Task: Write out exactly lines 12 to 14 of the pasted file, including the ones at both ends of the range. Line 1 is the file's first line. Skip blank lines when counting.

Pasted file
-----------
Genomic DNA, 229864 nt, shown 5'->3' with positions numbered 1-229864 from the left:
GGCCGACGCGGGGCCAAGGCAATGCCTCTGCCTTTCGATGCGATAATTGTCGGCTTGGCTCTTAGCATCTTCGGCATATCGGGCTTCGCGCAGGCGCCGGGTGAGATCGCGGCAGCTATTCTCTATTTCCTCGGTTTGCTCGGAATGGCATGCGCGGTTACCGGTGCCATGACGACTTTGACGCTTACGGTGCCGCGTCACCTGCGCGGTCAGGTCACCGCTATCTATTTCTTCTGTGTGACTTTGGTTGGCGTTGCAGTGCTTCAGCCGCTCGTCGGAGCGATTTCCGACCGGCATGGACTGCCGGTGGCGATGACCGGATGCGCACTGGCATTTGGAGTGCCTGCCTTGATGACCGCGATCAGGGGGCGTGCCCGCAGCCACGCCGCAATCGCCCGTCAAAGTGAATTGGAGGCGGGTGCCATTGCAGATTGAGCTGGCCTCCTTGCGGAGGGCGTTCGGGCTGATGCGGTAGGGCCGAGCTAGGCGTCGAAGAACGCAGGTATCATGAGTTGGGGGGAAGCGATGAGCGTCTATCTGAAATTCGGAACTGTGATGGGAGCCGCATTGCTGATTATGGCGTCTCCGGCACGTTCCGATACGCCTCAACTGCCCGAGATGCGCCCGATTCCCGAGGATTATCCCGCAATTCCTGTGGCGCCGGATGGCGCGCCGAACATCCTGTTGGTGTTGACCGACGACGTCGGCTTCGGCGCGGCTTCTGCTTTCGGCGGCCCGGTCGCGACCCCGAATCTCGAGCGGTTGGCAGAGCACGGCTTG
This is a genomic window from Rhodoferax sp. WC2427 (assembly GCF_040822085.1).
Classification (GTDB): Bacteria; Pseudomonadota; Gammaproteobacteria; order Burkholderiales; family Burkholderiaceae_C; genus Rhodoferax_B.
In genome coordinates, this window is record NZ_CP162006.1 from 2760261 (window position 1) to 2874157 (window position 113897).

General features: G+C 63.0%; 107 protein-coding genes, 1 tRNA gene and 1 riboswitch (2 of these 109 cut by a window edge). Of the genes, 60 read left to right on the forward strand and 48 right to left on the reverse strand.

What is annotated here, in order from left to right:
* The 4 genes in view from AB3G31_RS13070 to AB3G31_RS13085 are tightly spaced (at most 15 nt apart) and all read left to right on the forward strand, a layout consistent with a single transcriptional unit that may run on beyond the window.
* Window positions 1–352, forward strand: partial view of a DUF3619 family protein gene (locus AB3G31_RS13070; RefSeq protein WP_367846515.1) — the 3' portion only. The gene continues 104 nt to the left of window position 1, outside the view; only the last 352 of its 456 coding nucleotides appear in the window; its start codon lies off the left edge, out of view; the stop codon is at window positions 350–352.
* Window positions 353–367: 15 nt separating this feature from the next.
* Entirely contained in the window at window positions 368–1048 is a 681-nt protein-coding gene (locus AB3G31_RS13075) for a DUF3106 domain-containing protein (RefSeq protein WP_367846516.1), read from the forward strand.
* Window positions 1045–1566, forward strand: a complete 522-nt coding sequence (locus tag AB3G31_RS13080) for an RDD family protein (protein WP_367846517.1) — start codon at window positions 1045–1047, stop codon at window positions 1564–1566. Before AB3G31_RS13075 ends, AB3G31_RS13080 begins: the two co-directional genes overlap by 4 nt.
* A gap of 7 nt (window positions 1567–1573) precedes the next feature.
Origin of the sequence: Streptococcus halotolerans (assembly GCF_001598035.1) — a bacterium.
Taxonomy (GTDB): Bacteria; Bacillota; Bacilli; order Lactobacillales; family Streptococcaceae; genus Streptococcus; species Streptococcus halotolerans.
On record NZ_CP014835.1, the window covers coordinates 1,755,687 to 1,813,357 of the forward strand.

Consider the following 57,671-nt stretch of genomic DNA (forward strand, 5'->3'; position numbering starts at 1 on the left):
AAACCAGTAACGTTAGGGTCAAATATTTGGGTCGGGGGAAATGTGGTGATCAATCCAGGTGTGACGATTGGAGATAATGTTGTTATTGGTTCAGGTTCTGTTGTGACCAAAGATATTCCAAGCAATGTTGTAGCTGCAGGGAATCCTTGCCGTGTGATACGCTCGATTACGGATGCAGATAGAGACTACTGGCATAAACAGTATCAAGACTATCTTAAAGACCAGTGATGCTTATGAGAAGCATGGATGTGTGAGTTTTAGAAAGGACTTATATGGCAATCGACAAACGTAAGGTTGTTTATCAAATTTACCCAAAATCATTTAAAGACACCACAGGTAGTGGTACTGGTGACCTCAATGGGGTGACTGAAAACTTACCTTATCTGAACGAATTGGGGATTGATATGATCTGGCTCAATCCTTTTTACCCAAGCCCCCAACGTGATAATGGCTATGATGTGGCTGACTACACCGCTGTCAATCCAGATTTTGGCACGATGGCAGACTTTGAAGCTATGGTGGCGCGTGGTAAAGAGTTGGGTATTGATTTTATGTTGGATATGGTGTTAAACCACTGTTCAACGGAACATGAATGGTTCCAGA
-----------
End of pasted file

* Window positions 1045–1566, forward strand: a complete 522-nt coding sequence (locus tag AB3G31_RS13080) for an RDD family protein (protein WP_367846517.1) — start codon at window positions 1045–1047, stop codon at window positions 1564–1566. Before AB3G31_RS13075 ends, AB3G31_RS13080 begins: the two co-directional genes overlap by 4 nt.
* A gap of 7 nt (window positions 1567–1573) precedes the next feature.
Origin of the sequence: Streptococcus halotolerans (assembly GCF_001598035.1) — a bacterium.